undertake some on his own account. It would be easy, for instance,
to supply a garden-spider with various insects which are generally
rejected by other insectivorous animals, and to note its behaviour. It
might refuse to have anything to do with them, or it might sample them
and turn away in disgust. In the first case the explanation might be
that it was warned of their probably evil taste by their coloration
or smell, but in any case here is an interesting little field for
research. It is the general belief among arachnologists that the sense
of taste is well developed among spiders, and it is highly improbable
that a sense so necessary for the discrimination of suitable food
should be lacking in animals with so respectable a sensory equipment.

There is no doubt at all that the sense of touch is extremely well
developed in spiders, especially perhaps, in the sedentary groups, and
it is probable that, under ordinary circumstances, the garden-spider
works almost entirely by its guidance. Whether in the centre of the
web or in its retreat under a neighbouring leaf it is in direct
communication with every part of its snare by silken lines, and the
least disturbance usually suffices to bring it to the spot; and then,
as we have said, it will generally touch the disturbing object, however
unpromising in appearance, before deciding on its line of action. There
is little doubt that many of the numerous hairs and bristles with which
its limbs are furnished are distinctly sensory in function.

So much, then, as to the senses of spiders; but what about their
“educability”—their power of learning from experience? Here is
evidently a wide subject, and a difficult one full of pit-falls for
the unwary, but we may nevertheless draw some inferences from the
quite elementary experiments on the senses which have been outlined
above. A spider drops on account of the sounding of the tuning-fork in
its neighbourhood; can it be educated to take no notice of the sound
after repeatedly finding that no evil consequences follow? It will
perhaps be most instructive to give in a condensed form the results
of an actual experiment selected from many performed by two American
arachnologists, George and Elizabeth Peckham, whose researches have
thrown more light than any others upon the mental equipment of spiders.
They had an individual of the small Epeirid species _Cyclosa conica_
under observation for a month, and tested it almost daily with the
tuning-fork. At the sound of the fork the spider would drop; when
it had recovered itself and returned to the snare the fork would be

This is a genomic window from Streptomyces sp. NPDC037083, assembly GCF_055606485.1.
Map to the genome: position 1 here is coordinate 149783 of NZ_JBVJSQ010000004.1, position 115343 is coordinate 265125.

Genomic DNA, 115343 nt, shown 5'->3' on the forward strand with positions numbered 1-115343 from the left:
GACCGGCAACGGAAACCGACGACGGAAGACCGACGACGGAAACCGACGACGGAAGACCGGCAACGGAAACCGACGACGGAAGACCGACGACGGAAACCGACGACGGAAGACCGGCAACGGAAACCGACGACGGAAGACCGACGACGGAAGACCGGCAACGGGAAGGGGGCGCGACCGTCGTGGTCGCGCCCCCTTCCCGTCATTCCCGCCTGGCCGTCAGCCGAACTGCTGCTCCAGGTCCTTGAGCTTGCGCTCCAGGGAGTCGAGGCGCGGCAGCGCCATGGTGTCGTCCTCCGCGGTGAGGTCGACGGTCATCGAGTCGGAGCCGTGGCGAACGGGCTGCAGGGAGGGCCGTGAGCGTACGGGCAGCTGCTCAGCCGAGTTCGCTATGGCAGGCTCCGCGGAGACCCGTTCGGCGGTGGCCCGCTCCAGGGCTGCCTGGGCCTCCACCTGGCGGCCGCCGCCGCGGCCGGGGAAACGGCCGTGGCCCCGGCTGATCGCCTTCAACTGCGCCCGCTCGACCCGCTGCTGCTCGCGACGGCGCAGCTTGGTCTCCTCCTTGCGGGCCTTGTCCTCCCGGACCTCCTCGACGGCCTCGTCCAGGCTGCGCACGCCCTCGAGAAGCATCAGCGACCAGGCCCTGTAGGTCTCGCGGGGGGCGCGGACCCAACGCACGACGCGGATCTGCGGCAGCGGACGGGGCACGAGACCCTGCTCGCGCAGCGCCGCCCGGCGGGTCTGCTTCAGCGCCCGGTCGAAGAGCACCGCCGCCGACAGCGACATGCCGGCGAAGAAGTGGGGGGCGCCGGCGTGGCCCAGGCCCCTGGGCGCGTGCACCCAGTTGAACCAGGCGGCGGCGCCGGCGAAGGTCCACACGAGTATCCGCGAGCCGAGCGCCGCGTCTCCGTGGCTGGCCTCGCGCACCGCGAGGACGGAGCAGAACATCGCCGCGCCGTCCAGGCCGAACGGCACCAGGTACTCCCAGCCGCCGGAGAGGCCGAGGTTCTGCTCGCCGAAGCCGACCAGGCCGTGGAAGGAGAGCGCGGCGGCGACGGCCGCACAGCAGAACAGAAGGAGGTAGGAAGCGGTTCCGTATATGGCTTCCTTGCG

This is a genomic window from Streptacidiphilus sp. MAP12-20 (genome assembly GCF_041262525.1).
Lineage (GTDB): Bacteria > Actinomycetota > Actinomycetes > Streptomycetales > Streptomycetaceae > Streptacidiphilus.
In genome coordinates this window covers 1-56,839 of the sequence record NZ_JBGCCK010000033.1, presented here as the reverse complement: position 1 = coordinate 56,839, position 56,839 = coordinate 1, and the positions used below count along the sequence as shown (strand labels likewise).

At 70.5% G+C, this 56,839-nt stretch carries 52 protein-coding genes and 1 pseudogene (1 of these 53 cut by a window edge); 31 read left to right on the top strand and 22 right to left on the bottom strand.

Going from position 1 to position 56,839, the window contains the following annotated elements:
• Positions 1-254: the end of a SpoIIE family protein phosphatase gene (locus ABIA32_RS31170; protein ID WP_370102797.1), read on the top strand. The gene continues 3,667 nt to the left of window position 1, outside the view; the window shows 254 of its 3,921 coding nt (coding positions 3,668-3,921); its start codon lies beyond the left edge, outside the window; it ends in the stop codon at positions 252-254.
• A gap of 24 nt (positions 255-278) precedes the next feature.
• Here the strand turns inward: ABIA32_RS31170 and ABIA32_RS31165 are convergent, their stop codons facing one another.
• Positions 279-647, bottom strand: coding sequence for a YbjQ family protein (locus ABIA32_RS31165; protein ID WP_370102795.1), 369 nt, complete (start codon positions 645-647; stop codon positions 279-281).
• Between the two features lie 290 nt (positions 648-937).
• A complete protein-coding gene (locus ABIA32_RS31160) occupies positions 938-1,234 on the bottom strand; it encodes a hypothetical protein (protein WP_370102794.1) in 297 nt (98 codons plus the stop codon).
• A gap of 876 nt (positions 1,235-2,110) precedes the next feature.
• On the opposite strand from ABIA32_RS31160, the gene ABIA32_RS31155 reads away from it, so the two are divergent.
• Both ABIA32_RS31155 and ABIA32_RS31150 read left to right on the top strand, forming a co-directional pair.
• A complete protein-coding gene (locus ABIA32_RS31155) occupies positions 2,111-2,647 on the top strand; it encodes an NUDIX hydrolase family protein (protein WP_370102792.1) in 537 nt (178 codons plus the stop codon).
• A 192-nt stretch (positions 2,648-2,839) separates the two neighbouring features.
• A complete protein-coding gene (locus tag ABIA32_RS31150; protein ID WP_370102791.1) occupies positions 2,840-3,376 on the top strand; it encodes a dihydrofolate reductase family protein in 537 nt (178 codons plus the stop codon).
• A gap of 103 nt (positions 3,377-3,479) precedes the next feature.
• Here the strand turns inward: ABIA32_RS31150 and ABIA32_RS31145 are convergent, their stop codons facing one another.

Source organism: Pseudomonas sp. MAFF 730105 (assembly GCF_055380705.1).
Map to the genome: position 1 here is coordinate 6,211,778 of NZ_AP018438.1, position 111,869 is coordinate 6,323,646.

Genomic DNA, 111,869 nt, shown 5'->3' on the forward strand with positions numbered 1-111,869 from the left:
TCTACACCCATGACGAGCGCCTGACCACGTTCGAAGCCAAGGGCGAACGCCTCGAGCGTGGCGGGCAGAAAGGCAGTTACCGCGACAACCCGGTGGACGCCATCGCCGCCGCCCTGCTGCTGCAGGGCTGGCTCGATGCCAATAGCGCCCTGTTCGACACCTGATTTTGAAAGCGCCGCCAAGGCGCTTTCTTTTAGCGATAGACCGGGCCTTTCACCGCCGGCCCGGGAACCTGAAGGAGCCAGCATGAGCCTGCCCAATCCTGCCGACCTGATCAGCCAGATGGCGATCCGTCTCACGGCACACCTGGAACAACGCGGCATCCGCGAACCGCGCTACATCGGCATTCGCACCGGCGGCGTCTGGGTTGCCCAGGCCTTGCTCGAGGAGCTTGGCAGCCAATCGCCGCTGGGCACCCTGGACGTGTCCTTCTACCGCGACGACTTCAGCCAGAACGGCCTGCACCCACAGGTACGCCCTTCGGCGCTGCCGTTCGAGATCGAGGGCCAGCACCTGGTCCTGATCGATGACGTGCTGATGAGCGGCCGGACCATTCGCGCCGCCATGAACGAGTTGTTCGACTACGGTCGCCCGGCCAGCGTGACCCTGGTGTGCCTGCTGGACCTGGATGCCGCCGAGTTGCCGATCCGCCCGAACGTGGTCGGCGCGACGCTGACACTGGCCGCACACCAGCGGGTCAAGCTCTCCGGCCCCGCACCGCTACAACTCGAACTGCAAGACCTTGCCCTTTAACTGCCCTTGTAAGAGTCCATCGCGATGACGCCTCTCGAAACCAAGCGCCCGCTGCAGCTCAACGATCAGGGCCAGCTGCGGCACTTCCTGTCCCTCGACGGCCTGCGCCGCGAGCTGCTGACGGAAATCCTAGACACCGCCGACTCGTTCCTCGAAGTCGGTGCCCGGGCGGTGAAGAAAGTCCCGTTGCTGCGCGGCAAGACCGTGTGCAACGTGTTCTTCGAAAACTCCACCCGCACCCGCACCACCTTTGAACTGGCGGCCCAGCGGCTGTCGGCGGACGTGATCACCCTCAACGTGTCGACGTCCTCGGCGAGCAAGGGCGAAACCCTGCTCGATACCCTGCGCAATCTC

sounded again, and so on. Now on July 20 the spider fell nine times
successively—the last three times only an inch or two—and then
took no further notice of the vibrating fork. On subsequent days,
until August 5, she fell either five, six or seven times, except on
two occasions when a day’s test had been omitted, and then eleven
successive falls occurred before the spider ceased to respond. On
August 5 she seemed startled at the sound but did not fall, though the
fork was sounded nine times. During the remainder of the experiment she
generally remained perfectly indifferent to the fork, though on one or
two occasions she partially forgot her lesson and dropped a very short
distance, immediately recovering herself.

Observe that the basis of educability is memory. For a fortnight, in
the case of this particular spider, the lesson learnt on one day
seemed to be entirely forgotten the next morning, but thereafter a
definite change of habit seemed to result. This does not appear a very
great intellectual achievement, but it is by no means despicable,
for it must be borne in mind that the habit of dropping when alarmed
is almost the only means of defence such a spider possesses, and the
instinct which prompts it must be very strongly ingrained. In the
words of the experimenters—“Taking this into consideration, it seems
remarkable that one of them should so soon have learned the sound of
the vibrating fork, and should have modified her action accordingly.”

This single experiment has been here described in some detail largely
for the purpose of impressing the reader with the importance of
reducing the problem to its simplest terms before any inferences are
drawn, and it may well act as a model for any which he may be inclined
to undertake on his own account. The more complicated the action,
the more likely is the experimenter to read into it motives and
mental operations which exist only in his own imagination, and with
this warning we must take leave of a subject which might tempt us to
encroach too much on an allotted space.



There are some interesting variants of the circular snare spun by some
exotic Epeirids. One North American species spins it in a horizontal
position and then raises the centre, and, by an elaborate system of
stay lines from above, converts it into a very accurately shaped dome.
A whole group of orb-weavers habitually decorate a sector of the snare
with bands of flocculent silk, the object of which for a long time
puzzled arachnologists, till it was observed that the spider drew upon
this reserve supply of material to wrap up particularly obstreperous
insects. It is not unusual for a spider of one of the common species to
remove a whole sector of the snare, and by stretching a line from the
centre to a place of retreat along the gap thus formed, to provide an